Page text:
Carleton: How reliable are our fielding metrics?

From Russell Carleton at Baseball Prospectus on May 14, 2013:

A little more than a week ago, Jon Heyman of CBS sent out a tweet wondering why it was that Starling Marte and Bryce Harper had the same WAR. Heyman was quoting Baseball-Reference’s version of WAR, which at that moment in time showed Marte and Harper tied at 1.7 wins. Harper had clearly been the superior hitter, but drilling down, it turned out that the fielding metric used by Baseball-Reference loved Marte’s defense enough (and thought Harper’s was average enough) to call them equals.

The problem with any sort of number this early in the season is that on many measurements, we’re still at a time when players haven’t logged enough playing time for the measure to be considered reliable. But of course, some measures are more reliable than others. The more reliable a measure, the sooner we can be more confident that it actually reflects what the player’s talent level was during that time. The less reliable it is, the more likely it is that there will be fluky spikes and valleys over short (and sometimes long) periods of time. Fielding metrics are an estimate of how many outs a player saved from Opening Day onward, and what that was worth. However, in the same way that a player who went 3-for-4 on Opening Day is technically a .750 hitter for the moment, it’s not real. A fielding metric might need some time to stabilize as well before we get a good read on what’s going on.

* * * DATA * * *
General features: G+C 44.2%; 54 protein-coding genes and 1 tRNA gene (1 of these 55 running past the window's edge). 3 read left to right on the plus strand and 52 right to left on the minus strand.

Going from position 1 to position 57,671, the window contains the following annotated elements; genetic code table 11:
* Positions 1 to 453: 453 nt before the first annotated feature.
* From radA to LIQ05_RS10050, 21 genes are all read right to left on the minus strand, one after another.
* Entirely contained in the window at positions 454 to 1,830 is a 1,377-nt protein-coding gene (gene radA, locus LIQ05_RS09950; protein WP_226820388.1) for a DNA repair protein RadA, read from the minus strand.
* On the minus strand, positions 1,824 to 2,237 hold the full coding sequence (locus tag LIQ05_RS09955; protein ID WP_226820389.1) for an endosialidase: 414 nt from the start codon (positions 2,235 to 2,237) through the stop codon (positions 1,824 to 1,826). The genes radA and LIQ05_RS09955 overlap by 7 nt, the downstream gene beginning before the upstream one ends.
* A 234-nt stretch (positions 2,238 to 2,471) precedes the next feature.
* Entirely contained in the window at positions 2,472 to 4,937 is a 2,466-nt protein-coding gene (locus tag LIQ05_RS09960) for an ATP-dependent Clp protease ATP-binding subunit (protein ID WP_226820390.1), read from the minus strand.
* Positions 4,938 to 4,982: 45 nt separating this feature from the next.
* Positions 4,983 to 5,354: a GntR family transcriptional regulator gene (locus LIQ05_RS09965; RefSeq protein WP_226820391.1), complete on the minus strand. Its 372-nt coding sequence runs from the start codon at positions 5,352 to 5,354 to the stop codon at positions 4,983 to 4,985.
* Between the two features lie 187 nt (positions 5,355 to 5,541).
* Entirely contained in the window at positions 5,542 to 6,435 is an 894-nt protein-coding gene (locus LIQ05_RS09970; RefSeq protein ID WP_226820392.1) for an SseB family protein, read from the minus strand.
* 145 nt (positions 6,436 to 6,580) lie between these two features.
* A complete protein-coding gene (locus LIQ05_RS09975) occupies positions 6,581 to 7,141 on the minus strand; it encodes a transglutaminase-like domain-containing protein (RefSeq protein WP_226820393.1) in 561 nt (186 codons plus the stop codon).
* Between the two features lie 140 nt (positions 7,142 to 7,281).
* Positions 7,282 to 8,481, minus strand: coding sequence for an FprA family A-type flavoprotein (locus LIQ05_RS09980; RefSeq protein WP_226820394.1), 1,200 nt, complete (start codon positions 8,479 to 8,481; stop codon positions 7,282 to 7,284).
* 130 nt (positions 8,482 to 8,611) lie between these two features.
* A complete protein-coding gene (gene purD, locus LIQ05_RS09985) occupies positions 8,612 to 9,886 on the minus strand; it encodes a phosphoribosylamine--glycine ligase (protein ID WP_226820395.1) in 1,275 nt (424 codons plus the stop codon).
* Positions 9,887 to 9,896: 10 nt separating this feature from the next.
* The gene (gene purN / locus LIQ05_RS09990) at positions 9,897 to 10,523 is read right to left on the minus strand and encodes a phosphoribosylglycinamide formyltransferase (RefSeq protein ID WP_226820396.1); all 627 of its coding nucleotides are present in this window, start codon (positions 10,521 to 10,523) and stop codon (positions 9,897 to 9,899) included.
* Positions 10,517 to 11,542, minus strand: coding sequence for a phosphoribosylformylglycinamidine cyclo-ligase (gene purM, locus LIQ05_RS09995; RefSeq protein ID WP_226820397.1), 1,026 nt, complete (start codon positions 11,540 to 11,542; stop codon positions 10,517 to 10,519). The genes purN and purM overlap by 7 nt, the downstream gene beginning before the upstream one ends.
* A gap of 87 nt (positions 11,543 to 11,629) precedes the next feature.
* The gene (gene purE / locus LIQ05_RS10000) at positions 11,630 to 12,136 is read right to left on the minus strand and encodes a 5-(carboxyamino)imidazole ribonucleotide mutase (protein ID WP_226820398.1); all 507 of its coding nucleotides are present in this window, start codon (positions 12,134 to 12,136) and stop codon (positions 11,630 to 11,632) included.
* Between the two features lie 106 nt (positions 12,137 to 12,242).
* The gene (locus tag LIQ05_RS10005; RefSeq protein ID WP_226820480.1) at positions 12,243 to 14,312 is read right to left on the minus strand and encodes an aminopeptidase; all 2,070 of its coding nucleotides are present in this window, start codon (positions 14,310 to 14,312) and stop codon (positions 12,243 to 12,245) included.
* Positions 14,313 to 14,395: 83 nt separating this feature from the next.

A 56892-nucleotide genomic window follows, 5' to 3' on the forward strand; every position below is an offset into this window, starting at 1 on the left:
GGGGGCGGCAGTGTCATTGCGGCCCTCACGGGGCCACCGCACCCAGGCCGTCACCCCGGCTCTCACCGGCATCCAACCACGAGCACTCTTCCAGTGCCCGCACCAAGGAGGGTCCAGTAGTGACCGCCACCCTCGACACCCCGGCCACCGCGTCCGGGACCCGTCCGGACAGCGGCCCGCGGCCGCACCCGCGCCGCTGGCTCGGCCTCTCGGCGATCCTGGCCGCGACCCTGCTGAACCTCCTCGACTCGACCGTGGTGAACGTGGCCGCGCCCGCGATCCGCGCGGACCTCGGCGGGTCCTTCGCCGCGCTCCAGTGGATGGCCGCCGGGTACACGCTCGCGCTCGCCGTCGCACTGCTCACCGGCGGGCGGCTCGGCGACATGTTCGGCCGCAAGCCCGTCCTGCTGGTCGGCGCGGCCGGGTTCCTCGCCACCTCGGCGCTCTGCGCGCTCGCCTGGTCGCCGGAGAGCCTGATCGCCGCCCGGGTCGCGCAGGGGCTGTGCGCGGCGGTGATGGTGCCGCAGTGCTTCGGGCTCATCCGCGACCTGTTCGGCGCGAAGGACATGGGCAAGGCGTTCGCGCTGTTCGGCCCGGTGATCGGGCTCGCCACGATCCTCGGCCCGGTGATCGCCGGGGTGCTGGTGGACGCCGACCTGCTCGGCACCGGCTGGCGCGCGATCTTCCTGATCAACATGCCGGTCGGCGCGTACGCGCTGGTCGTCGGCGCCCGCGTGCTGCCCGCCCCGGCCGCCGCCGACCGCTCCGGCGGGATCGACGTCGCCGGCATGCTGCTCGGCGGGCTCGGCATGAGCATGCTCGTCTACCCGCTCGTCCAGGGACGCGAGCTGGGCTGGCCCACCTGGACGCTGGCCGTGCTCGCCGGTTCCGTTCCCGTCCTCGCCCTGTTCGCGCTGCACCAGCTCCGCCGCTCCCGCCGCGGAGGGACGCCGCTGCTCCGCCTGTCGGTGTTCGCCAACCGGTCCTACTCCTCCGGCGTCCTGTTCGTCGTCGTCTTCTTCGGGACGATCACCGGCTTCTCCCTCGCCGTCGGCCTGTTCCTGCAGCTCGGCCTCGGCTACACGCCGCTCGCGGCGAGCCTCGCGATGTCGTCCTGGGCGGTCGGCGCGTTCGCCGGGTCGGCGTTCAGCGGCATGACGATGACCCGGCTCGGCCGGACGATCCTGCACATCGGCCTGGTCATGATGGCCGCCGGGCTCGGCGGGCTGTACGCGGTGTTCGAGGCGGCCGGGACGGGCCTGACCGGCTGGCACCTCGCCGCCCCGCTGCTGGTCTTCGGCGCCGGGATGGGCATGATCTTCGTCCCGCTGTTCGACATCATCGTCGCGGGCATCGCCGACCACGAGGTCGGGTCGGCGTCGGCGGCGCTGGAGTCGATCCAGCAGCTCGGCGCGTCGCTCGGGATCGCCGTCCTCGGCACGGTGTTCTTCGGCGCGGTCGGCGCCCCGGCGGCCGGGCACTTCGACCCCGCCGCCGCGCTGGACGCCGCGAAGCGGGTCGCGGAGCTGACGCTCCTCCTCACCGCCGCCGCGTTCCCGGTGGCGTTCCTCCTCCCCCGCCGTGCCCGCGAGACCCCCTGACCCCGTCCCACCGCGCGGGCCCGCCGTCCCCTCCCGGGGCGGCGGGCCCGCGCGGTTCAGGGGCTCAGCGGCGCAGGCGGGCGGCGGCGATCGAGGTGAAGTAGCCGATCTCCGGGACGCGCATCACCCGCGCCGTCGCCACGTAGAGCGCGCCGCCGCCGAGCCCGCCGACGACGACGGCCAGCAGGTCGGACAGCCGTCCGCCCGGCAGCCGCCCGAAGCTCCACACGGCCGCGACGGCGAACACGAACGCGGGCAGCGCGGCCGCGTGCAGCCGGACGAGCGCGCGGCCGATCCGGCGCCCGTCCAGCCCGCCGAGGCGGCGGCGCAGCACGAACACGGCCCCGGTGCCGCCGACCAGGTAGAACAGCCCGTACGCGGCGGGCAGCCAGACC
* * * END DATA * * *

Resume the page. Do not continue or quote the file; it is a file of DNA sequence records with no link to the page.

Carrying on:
There’s been research on how quickly various batting and pitching statistics stabilize, but in general, few people have asked the question of how reliable our fielding metrics are. One reason is that several of the most commonly cited fielding metrics (UZR, DRS) rely on proprietary data not available to the general public. We just don’t have the ability to peek under the hood. And so, we’re going to have to get a little creative.

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Originally published: May 14, 2013. Last Updated: May 14, 2013.